The advent of spring has generated no joy for growers and farmers as the sun goes down on one of the driest Septembers in memory.
The continued lack of rain has ratcheted up anxiety levels for crop farmers and those facing continued stock feeding.
“It’s bl**dy dry,” Navigators’ grower David Tatman said. “We haven’t had rain for well over a month. It was like someone turned the tap off at the beginning of September.”
“It’s good for ploughing - the soil’s easy to turn over, but if it continues like this, we’ll run out of water.”
Mr Tatman said he has two dams, 20 and a 30 megalitre capacities, but is already pumping water to his crops which he wouldn’t normally start until December.
“I have a water supply but it’s a finite source,” he said. “The spring rains keep the bores going and the sub-moisture in the soil, but without rain, the groundwater dries up and bore levels drop away.”
Mr Tatman says lack of water reduces the size and quality of produce, and he turns to hardier vegetables such as potatoes, pumpkin, leeks and kale.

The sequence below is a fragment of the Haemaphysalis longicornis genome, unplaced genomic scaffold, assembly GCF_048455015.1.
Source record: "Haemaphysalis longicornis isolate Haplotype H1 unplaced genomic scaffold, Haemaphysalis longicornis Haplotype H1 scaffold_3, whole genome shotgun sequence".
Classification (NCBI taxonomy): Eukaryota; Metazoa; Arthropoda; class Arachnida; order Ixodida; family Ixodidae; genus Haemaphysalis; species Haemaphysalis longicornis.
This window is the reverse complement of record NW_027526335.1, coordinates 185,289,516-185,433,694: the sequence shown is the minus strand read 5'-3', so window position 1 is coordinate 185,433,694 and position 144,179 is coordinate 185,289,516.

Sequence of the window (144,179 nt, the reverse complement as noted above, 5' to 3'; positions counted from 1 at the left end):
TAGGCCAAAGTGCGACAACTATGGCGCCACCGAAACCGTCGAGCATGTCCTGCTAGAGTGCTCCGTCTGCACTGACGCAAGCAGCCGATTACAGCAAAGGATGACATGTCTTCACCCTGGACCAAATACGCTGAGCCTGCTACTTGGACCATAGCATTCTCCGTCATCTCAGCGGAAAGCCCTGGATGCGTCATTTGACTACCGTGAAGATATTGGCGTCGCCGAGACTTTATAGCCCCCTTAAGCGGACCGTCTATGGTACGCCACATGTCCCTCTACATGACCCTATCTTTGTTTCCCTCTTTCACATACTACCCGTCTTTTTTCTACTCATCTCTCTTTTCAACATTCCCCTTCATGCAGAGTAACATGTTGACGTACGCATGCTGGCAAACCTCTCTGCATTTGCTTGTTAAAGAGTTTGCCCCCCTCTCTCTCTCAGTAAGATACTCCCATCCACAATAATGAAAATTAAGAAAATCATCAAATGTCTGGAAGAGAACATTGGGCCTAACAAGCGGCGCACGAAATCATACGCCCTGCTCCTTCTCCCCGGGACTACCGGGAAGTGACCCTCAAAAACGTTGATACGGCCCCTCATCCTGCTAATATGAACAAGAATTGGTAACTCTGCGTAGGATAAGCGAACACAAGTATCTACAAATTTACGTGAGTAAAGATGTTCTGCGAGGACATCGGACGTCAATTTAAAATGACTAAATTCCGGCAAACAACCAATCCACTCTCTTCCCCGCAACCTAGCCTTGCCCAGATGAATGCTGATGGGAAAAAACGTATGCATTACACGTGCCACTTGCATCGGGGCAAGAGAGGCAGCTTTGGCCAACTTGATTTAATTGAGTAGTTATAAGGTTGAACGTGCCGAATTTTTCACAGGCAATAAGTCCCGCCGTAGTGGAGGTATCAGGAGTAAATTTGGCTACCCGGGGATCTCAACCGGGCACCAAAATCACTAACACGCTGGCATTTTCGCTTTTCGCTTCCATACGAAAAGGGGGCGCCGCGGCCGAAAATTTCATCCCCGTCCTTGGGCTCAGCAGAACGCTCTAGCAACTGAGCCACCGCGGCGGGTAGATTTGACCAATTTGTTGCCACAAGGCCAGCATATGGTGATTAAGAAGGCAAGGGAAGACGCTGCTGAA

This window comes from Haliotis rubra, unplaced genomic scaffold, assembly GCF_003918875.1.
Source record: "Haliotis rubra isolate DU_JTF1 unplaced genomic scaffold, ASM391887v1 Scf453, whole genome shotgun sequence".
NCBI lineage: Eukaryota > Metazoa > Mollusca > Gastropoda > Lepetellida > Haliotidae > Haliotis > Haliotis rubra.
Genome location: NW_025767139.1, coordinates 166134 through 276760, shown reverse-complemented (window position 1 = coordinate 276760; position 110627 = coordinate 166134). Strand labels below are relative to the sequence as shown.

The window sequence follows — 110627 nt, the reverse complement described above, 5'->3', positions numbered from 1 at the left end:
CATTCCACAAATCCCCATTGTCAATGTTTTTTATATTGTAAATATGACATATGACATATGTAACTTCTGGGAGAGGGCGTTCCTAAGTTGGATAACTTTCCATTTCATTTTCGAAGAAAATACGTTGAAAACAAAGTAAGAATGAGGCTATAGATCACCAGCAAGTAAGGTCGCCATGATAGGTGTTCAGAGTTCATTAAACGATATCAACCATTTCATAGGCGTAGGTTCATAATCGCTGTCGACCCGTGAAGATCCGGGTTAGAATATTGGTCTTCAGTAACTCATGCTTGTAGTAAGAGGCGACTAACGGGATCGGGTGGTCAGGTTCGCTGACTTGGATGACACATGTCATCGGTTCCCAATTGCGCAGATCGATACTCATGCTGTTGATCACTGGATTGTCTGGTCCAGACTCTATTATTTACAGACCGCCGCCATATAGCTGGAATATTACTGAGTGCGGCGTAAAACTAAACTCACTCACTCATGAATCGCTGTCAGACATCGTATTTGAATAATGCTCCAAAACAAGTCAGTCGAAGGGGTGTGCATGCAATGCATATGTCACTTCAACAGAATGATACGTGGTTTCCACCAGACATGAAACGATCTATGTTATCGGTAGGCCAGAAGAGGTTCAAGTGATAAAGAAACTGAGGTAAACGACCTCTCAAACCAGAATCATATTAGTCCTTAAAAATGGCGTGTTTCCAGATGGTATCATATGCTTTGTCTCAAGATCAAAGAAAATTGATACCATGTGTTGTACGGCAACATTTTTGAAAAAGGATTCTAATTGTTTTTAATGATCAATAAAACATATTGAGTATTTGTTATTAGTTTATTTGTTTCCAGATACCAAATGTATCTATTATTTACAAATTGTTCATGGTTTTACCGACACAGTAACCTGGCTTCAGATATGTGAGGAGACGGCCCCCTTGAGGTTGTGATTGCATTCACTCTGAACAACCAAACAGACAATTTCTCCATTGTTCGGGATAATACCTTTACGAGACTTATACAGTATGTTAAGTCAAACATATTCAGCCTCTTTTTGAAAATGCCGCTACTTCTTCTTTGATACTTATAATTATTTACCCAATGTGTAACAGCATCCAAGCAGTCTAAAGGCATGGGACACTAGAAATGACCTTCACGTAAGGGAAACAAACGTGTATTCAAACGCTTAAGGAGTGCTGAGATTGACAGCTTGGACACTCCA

“It is so hard to predict weather these days, but if there’s no rain by the end of October, things will be very tough.”
Bureau of Meteorology senior meteorologist Dean Stewart, whose job it is to forecast weather, said while the month had not yet ended, September had “certainly been very dry over a lot of the State” with “below average” rainfall.
Official Bureau statistics will be released next week but Mr Stewart said “drier than average conditions are likely for the next three months.”
A local produce and stockfeed supplier said it “was as bad as he’d seen it in many years” and crops had suffered from lack of rain and hard frosts.
“There is very little grain to be harvested and 80-90 per cent of crops will be cut for hay, not harvested.”
He said the farmers he knows are growing “more concerned” each day without rain.